The Kodak Unique HD from Signet Armorlite is also slated to be available in glass, and may well already be by the time of printing. While the Signet offering doesn't have the same breadth of designs as IOT, or the established glass market of Shamir, it does have one thing the others don't – name recognition. This lens is where the power of the brand comes through for the customer. While our other two lens designs may be well-known in the optical world, I think we can all agree the KODAK name is going to be the one that anyone off the street recognizes. This makes it a powerful tool for practices that want to push this name recognition out to their own customers. By harnessing the power of the brand name and putting it in front of customers, we are able to steer customers towards choosing the higher-end lens options. Similarly, glass tends to be a more 'premium' material than plastic. When we pair this material choice with a brand name, we can more easily sell the lenses at the premium price point.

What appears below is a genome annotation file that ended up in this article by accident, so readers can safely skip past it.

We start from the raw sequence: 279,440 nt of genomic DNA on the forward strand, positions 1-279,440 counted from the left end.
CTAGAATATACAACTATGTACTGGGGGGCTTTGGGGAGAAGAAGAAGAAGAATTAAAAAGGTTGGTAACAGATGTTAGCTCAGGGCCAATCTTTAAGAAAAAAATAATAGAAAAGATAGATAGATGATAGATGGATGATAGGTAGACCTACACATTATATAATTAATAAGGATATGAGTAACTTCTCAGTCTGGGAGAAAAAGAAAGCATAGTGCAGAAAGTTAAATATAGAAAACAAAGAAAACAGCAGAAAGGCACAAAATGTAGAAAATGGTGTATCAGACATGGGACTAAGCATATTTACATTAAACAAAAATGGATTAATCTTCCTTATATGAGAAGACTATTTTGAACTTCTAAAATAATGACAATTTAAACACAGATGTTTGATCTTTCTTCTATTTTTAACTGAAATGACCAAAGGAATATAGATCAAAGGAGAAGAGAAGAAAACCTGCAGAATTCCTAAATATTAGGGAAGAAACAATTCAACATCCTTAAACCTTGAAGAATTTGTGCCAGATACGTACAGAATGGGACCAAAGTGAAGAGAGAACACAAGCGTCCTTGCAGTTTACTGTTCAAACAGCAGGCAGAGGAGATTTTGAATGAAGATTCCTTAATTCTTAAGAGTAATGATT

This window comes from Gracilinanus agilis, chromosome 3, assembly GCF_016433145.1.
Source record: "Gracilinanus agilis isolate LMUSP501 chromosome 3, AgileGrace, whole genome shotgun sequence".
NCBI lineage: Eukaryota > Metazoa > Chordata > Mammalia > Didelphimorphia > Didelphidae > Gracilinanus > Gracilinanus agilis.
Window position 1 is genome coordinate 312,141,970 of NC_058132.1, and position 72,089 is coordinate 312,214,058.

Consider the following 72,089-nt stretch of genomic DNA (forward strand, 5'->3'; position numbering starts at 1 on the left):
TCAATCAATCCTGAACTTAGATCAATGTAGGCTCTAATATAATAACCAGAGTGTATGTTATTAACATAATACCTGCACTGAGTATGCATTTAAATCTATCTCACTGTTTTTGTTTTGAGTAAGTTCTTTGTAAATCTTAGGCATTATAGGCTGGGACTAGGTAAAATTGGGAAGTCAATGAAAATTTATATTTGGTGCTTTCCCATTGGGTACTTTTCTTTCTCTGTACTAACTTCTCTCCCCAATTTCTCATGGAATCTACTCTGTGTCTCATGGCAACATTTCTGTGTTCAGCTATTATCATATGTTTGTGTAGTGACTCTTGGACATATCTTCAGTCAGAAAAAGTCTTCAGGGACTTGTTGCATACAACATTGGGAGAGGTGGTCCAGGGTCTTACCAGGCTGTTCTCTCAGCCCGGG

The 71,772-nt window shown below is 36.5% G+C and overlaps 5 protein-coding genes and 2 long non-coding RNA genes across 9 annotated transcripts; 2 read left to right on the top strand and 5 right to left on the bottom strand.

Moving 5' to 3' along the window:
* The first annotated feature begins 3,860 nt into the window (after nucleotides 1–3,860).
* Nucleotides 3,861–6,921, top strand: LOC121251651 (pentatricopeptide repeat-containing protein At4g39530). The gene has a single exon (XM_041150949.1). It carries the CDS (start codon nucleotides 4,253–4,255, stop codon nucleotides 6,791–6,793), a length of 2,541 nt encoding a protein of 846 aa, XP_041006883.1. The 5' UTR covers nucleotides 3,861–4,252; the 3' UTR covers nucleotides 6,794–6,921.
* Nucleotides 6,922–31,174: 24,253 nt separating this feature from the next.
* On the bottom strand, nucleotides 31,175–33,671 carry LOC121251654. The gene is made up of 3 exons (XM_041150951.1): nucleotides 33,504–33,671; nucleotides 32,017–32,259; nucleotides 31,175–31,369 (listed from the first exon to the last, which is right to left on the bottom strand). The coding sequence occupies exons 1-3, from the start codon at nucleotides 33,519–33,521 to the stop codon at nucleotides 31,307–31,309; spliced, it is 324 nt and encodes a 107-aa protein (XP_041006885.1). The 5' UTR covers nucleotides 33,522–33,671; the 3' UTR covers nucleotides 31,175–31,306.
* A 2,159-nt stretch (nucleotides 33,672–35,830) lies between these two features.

Being able to offer the latest developments and brand-name products can only help the independent lab. With an expanded lens offering, it's much easier to match a lens to the needs of the patient. Brands, as we've seen, also help the lab meet the needs of the ECP dispensing the eyewear. While it often seems like a brand is 'just another item on the price list', it's important to keep in mind that to those that prefer that brand, it's more than just a line item. It's important for a lab to be able to support the needs of their customers, and having multiple brands available really helps to ensure that the needs of as many customers as possible are met

This is the second in a six part series exploring the many uses of glass lenses, dispelling myths around glass and helping to show glass as the premium product it is. The following topics will be discussed:

• May/June: On-the-Job Uses for Glass—Occupational  designs, shop workers, mechanics

• July/August: Glass Sunwear Lenses—Premium eyewear,  color availability, durability

• September/October: Innovations in Glass Technology—Thinner, lighter, better

• November/December: Specialty Applications for Glass—X-Ray, Contrast Enhancement, Glass Blowing

Bill Heffner, aka Other Bill, is the director of IT, marketing and sales for FEA Industries. Other Bill is a fourth-generation lab executive following in the footsteps of his father, grandfather, and great-grandfather. Other Bill has worked at FEA in an on and off capacity for most of his life coming aboard full time in September 2009. To reach Bill with comments on this article email him at [email protected]







Labtalk June 2020